Thursday, November 8, 2012

Umno grassroots take page from Pakatan script in fight against AES

Umno grassroots take page from Pakatan script in fight against AES

November 08, 2012
Malaysian Insider
 
KUALA LUMPUR, Nov 8 — The government’s insistence on going ahead with the Automatic Enforcement System (AES) is seeing growing resistance from Umno grassroots with a blog and Facebook account set up this week to oppose the speed cameras, in a sign that the speed cameras are turning into a political quagmire for Barisan Nasional (BN).

A blog has asked why a speed camera has been fixed on the wide Putrajaya Highway but none on the accident-prone Gambang-Maran trunk road near Kuantan.
Pakatan Rakyat (PR) has already given notice of its intentions to exploit the AES controversy and with elections just months away, Umno grassroots are now turning on the heat against what has been seen as an MCA initiative. aes-malaysia.blogspot.com, a blog set up by anonymous Umno supporters this week, appears to be taking a page out of the federal opposition’s script in its posts that attack the AES cameras.
In its latest post, the blog’s author posts two photographs — one of the Gambang-Maran trunk road near Kuantan that is prone to accidents, and the other of the main highway into Putrajaya.

The Gambang-Maran road has no AES installed, while a speed camera has been installed at the Putrajaya Highway.

“Does it make sense that a dual carriageway in Putrajaya has a speed limit of 70kph, while a federal road from Gambang to Maran that is exposed to many junctions, people crossing, cows crossing, has a speed limit of 90kph with no AES.

“This wide road in Putrajaya... with an AES camera. How many people have died there?”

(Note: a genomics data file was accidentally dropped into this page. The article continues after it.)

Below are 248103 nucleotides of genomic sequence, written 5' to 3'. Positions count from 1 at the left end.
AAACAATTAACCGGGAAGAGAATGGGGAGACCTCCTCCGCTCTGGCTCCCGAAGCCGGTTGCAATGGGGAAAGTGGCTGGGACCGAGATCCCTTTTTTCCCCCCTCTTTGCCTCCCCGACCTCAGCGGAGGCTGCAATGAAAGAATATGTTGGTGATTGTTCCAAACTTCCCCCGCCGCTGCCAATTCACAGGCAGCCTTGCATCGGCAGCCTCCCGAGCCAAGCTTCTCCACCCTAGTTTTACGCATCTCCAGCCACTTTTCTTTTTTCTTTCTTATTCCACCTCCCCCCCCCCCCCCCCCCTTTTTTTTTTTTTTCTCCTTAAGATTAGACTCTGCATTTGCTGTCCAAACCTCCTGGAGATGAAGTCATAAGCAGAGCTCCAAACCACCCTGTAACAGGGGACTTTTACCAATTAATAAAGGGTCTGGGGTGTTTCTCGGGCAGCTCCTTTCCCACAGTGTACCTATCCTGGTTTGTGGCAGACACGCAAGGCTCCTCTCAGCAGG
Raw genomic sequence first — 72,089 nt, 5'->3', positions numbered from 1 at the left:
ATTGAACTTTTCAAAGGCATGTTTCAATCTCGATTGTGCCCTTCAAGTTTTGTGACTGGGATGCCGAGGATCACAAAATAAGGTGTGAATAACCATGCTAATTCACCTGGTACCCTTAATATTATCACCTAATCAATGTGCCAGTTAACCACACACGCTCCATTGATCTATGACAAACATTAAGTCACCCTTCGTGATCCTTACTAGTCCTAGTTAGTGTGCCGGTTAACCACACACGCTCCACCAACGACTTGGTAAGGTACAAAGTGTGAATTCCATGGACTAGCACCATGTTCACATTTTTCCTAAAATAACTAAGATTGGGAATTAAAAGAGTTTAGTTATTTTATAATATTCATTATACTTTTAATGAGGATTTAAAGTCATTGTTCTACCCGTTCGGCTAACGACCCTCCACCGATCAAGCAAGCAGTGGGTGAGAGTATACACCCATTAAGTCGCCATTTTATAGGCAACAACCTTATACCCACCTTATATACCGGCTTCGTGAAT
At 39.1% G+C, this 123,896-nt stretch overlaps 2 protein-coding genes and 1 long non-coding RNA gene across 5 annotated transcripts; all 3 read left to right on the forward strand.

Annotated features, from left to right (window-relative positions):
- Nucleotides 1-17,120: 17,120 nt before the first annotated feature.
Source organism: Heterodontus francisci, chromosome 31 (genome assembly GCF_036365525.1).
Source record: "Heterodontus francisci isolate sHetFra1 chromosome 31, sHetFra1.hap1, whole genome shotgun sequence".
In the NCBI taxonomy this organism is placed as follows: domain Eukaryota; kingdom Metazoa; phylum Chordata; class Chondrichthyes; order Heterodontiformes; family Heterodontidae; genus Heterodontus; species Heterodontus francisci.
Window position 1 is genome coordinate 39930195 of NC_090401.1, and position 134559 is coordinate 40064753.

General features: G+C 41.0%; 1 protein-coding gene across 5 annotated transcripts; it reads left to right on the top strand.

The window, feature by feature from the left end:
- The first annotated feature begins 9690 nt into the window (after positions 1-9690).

The widespread suspicion that the introduction of the AES is motivated by profits and not road safety has been at the heart of PR’s campaign and rising public anger.

A number of BN politicians are also becoming worried about it becoming a major campaign issue in the next general election, and want the government to suspend the AES.

Perak Mentri Besar Datuk Seri Dr Zambry Abdul Kadir joined the growing chorus of objections earlier this week.

“We have to study (the AES)... is the implementation only bringing profits to some parties? It is as if it is profit-oriented. That is what is being disputed,” he said earlier in the week.

The two firms awarded the contract to implement the enforcement system — ATES Sdn Bhd and Beta Tegap — will spend between RM300 million and RM400 million each to set up traffic cameras at 831 “black spots” nationwide.

Both ATES and Beta Tegap are entitled to RM16 per valid summons for the first five million issued. They will then split the remaining revenue evenly with the government up to a cap of RM270 million each.
The firms will each receive 7.5 per cent from the remaining revenue and the government will keep the rest.
PR parties have suggested that the companies are linked to the MCA and Umno but this has been vehemently denied.

The Malaysian Insider understands that the outsourcing of speed cameras and speeding tickets was mooted during the Abdullah Ahmad Badawi administration, and despite objections from some ministers who argued that enforcement and summonses should remain within the government’s domain, the project was pushed through by the Transport Ministry.

It is understood the project was proposed while Tan Sri Chan Kong Choy — now facing a cheating trial over the Pork Klang Free Zone scandal — was minister, but was finalised during the time Datuk Seri Ong Tee Keat was at the helm of the ministry.

Datuk Seri Kong Cho Ha, who is now transport minister, has now become the most vocal proponent of AES.